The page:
Court rejects new appeal

Gibson’s latest attempt ruled ‘frivolous’

The Pennsylvania Superior Court has rejected a new appeal by a man who won a previous appeal of a sentence a year ago.

Last year, the Superior Court vacated a sentence imposed by a Clearfield County judge who had ordered a Sandy Township man to clean up his yard as part of a probationary sentence that was imposed after he was found guilty of harassment during a domestic dispute.

The state appeals court in August 2019 ruled that Judge Fredric J. Ammerman erred when he ordered Russell Philip Gibson, 61, to remove “excess scrap, garbage and other debris” from the yard while serving a sentence of 90 days probation on the harassment charge.

Superior Court Judge James G. Colins, who wrote the opinion last August, explained that conditions added by a judge when sentencing a defendant are proper — if they have some reasonable relationship to the charge for which he was convicted.

The order to clean up his yard was added to Gibson’s probationary sentence on the harassment charge because he was also under order by Sandy Township’s code enforcement department to clean up his yard.

The attempt by the judge to combine the two cases into one sentencing order was improper, and the sentence was vacated.

On Sept. 10, 2019, Judge Ammerman resentenced Gibson to the same 90 days of probation, but this time he added a condition that Gibson provide 200 hours of community service.

Gibson appealed again, but a panel of the Superior Court that included judges Mary P. Murray, Maria McLaughlin and Correale F. Stevens, upheld the new order, explaining that community service with a public or nonprofit agency was specifically authorized under Pennsylvania’s sentencing code.

It dismissed Gibson’s latest appeal, characterizing the issues he raised this time around as “frivolous,” and allowing Gibson’s attorney, Steven M. Johnston of the Clearfield County Public Defender’s office, to withdraw from the case.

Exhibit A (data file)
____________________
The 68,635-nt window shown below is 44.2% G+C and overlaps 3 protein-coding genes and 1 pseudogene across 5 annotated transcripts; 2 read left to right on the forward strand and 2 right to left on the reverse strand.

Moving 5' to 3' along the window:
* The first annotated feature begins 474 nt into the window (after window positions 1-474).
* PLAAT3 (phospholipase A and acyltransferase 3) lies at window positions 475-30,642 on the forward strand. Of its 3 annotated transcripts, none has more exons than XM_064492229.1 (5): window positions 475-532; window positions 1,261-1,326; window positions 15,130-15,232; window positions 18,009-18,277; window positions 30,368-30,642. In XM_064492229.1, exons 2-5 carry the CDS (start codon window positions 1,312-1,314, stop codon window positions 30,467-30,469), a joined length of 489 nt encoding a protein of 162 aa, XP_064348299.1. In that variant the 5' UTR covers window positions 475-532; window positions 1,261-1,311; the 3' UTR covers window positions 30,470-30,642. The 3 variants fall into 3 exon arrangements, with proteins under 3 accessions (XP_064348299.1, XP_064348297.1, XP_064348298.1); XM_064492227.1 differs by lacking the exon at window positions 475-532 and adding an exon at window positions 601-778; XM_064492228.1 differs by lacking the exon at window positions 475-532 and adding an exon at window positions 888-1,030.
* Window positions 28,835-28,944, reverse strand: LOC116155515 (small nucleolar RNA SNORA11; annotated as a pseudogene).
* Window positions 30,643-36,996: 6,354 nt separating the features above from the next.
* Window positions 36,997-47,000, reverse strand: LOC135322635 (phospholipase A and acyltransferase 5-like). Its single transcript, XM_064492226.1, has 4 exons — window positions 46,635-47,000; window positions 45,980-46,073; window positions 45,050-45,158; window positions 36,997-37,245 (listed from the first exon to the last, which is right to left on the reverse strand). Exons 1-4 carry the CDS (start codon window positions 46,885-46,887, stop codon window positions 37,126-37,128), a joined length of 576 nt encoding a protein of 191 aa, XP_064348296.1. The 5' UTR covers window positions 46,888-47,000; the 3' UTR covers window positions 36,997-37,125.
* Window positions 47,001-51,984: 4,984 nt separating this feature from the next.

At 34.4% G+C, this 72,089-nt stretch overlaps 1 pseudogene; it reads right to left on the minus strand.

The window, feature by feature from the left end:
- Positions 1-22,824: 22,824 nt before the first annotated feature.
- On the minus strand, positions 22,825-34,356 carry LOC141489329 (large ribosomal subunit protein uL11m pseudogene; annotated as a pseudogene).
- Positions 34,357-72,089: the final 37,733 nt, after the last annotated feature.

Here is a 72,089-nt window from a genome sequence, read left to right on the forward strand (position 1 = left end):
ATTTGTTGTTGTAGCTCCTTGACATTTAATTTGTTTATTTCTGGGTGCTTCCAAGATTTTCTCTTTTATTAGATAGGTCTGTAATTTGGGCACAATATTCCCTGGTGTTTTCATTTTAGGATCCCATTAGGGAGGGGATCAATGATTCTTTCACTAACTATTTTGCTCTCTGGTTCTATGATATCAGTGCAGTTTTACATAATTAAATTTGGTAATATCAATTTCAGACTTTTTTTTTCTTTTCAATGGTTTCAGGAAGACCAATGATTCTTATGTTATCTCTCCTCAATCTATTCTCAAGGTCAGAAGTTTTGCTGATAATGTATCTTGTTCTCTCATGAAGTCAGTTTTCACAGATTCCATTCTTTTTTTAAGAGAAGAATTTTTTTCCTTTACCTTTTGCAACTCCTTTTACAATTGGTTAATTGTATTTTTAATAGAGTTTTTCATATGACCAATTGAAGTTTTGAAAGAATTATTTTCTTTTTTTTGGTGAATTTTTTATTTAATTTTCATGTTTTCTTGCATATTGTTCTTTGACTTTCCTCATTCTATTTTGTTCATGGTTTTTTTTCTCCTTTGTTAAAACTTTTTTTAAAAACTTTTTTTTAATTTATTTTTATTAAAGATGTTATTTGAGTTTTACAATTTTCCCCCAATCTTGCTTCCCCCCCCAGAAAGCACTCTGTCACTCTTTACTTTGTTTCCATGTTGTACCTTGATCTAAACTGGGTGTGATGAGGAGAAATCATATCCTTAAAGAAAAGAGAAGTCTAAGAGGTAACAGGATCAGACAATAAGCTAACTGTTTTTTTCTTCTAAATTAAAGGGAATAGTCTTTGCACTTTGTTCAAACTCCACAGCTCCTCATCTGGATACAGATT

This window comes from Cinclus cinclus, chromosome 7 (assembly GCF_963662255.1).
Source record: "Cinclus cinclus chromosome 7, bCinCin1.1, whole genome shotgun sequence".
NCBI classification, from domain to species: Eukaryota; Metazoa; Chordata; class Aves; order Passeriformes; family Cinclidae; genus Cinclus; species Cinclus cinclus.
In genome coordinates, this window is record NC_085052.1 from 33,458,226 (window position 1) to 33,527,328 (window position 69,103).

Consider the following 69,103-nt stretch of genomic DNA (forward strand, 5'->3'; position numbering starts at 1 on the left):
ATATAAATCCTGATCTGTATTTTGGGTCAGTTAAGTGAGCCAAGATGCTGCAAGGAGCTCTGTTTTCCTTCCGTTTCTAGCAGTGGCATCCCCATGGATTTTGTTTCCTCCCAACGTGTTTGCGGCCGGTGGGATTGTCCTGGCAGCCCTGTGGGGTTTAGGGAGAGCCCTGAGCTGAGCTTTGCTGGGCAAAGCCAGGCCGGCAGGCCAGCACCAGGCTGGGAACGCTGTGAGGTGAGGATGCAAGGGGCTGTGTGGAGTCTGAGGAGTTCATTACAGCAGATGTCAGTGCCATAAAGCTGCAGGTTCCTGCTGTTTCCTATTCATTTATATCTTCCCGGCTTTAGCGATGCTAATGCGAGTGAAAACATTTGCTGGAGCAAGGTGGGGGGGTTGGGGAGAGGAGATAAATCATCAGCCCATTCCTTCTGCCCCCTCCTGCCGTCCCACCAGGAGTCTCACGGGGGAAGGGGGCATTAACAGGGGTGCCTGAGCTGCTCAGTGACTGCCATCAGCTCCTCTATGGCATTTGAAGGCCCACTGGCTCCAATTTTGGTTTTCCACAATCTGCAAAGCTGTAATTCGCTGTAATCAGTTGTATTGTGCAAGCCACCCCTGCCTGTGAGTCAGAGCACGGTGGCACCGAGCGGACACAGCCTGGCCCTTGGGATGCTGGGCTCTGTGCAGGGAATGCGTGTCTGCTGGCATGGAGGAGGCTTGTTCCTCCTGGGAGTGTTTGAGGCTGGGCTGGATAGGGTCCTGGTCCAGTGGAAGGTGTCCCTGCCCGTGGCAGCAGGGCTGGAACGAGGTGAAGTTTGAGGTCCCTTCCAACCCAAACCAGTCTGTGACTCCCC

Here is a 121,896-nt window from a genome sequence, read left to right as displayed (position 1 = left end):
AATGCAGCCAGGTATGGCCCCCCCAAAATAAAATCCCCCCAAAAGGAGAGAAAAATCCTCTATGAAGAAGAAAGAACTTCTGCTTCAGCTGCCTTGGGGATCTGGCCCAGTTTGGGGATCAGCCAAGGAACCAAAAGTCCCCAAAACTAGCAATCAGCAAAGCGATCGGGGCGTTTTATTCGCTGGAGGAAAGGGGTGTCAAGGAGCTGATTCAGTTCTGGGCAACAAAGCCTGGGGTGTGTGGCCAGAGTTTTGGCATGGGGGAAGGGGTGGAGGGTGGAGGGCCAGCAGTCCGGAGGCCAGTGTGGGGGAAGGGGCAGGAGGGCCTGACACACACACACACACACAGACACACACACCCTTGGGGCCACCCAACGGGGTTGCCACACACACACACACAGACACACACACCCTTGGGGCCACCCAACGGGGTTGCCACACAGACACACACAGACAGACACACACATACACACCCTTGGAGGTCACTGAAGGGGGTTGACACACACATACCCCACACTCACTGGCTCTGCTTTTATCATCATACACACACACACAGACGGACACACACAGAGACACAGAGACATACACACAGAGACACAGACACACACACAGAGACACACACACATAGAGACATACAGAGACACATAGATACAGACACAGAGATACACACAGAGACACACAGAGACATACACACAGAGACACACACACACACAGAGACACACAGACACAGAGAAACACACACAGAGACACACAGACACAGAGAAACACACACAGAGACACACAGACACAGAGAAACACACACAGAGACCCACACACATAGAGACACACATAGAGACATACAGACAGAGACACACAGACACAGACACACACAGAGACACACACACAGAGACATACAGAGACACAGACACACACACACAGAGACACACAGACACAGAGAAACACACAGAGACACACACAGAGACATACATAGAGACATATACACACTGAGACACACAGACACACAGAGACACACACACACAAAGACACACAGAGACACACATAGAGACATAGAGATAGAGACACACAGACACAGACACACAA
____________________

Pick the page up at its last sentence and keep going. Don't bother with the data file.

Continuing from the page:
Gibson complained that he had already served his 90 days of probation, but the Superior Court opinion, written by Murray, stated, “The certified record belies appellant’s argument.”

She pointed out that Ammerman, upon learning on Jan. 9, 2019, that Gibson had filed an appeal to the Superior Court involving the initial order, stayed the sentence pending the outcome of the appeal.

And, the opinion noted that during the second sentencing hearing, Gibson was given credit for the money he had already paid as the result of the first sentence.

Gibson’s second issue was a challenge to the 200 hours of community service.

The Superior Court opinion stated that probation is to be “unique and individualized.”

It stated, “When conditions are placed on probation orders, they are formulated to ensure or assist a defendant in leading a law-abiding life.”

The Common Pleas Court judge was free to impose conditions on the appellant’s probation that are specifically authorized in the Sentencing Code, or those that are sufficiently connected to the conviction, the opinion concluded.

Gibson’s charges stemmed from a domestic dispute with his girlfriend that occurred Dec. 7, 2017.

He was charged with terroristic threats, simple assault and harassment, a summary offense.

A jury found him not guilty of terroristic threats and simple assault, but the judge found him guilty of harassment.


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